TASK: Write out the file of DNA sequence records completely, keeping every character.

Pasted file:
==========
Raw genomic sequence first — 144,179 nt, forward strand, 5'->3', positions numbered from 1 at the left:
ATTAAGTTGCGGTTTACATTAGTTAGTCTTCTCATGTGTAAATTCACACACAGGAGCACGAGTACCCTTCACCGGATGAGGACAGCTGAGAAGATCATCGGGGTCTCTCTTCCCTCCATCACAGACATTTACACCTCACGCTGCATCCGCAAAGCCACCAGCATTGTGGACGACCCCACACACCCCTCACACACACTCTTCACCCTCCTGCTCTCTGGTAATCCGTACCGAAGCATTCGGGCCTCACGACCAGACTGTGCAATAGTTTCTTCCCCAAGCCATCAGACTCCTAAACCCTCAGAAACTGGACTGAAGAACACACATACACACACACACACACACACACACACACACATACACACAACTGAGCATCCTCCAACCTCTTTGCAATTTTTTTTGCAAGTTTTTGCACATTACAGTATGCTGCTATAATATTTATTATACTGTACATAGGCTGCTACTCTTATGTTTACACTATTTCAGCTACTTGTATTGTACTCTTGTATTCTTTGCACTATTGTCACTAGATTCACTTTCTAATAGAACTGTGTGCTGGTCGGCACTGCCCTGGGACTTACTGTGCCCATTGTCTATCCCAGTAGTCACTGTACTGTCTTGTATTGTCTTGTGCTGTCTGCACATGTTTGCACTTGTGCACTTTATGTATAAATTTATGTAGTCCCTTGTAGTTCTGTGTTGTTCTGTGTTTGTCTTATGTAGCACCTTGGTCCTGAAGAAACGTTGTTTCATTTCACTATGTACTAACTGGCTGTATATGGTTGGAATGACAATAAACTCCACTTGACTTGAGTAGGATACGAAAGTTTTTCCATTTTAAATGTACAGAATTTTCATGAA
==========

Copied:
Raw genomic sequence first — 144,179 nt, forward strand, 5'->3', positions numbered from 1 at the left:
ATTAAGTTGCGGTTTACATTAGTTAGTCTTCTCATGTGTAAATTCACACACAGGAGCACGAGTACCCTTCACCGGATGAGGACAGCTGAGAAGATCATCGGGGTCTCTCTTCCCTCCATCACAGACATTTACACCTCACGCTGCATCCGCAAAGCCACCAGCATTGTGGACGACCCCACACACCCCTCACACACACTCTTCACCCTCCTGCTCTCTGGTAATCCGTACCGAAGCATTCGGGCCTCACGACCAGACTGTGCAATAGTTTCTTCCCCAAGCCATCAGACTCCTAAACCCTCAGAAACTGGACTGAAGAACACACATACACACACACACACACACACACACACACACATACACACAACTGAGCATCCTCCAACCTCTTTGCAATTTTTTTTGCAAGTTTTTGCACATTACAGTATGCTGCTATAATATTTATTATACTGTACATAGGCTGCTACTCTTATGTTTACACTATTTCAGCTACTTGTATTGTACTCTTGTATTCTTTGCACTATTGTCACTAGATTCACTTTCTAATAGAACTGTGTGCTGGTCGGCACTGCCCTGGGACTTACTGTGCCCATTGTCTATCCCAGTAGTCACTGTACTGTCTTGTATTGTCTTGTGCTGTCTGCACATGTTTGCACTTGTGCACTTTATGTATAAATTTATGTAGTCCCTTGTAGTTCTGTGTTGTTCTGTGTTTGTCTTATGTAGCACCTTGGTCCTGAAGAAACGTTGTTTCATTTCACTATGTACTAACTGGCTGTATATGGTTGGAATGACAATAAACTCCACTTGACTTGAGTAGGATACGAAAGTTTTTCCATTTTAAATGTACAGAATTTTCATGAA